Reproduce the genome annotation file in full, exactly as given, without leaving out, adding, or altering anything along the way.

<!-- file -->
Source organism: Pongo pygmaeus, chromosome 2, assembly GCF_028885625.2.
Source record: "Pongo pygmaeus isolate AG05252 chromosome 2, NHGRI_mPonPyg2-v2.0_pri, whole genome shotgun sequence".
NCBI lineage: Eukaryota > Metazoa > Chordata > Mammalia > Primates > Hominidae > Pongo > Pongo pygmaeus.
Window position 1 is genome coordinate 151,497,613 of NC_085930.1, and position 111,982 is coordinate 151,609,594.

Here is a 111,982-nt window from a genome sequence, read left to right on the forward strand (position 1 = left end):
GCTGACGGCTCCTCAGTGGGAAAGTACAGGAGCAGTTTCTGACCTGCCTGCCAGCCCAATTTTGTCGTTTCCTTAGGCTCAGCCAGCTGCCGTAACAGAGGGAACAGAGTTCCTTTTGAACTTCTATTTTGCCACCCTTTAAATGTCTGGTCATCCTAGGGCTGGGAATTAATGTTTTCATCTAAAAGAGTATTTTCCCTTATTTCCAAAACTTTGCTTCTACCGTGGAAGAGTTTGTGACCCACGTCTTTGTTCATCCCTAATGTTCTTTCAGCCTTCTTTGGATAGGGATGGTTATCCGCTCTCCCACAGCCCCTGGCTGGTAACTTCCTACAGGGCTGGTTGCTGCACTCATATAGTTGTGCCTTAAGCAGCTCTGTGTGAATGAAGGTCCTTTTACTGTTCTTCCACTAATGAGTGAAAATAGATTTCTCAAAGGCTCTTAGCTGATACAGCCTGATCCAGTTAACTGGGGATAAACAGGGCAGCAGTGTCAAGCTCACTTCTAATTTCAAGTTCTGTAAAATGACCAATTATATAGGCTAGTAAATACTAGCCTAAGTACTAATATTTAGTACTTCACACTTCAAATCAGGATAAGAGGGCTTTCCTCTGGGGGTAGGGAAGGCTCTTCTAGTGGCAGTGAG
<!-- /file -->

Source organism: Pongo pygmaeus, chromosome 2, assembly GCF_028885625.2.
Source record: "Pongo pygmaeus isolate AG05252 chromosome 2, NHGRI_mPonPyg2-v2.0_pri, whole genome shotgun sequence".
NCBI lineage: Eukaryota > Metazoa > Chordata > Mammalia > Primates > Hominidae > Pongo > Pongo pygmaeus.
Window position 1 is genome coordinate 151,497,613 of NC_085930.1, and position 111,982 is coordinate 151,609,594.

Here is a 111,982-nt window from a genome sequence, read left to right on the forward strand (position 1 = left end):
GCTGACGGCTCCTCAGTGGGAAAGTACAGGAGCAGTTTCTGACCTGCCTGCCAGCCCAATTTTGTCGTTTCCTTAGGCTCAGCCAGCTGCCGTAACAGAGGGAACAGAGTTCCTTTTGAACTTCTATTTTGCCACCCTTTAAATGTCTGGTCATCCTAGGGCTGGGAATTAATGTTTTCATCTAAAAGAGTATTTTCCCTTATTTCCAAAACTTTGCTTCTACCGTGGAAGAGTTTGTGACCCACGTCTTTGTTCATCCCTAATGTTCTTTCAGCCTTCTTTGGATAGGGATGGTTATCCGCTCTCCCACAGCCCCTGGCTGGTAACTTCCTACAGGGCTGGTTGCTGCACTCATATAGTTGTGCCTTAAGCAGCTCTGTGTGAATGAAGGTCCTTTTACTGTTCTTCCACTAATGAGTGAAAATAGATTTCTCAAAGGCTCTTAGCTGATACAGCCTGATCCAGTTAACTGGGGATAAACAGGGCAGCAGTGTCAAGCTCACTTCTAATTTCAAGTTCTGTAAAATGACCAATTATATAGGCTAGTAAATACTAGCCTAAGTACTAATATTTAGTACTTCACACTTCAAATCAGGATAAGAGGGCTTTCCTCTGGGGGTAGGGAAGGCTCTTCTAGTGGCAGTGAG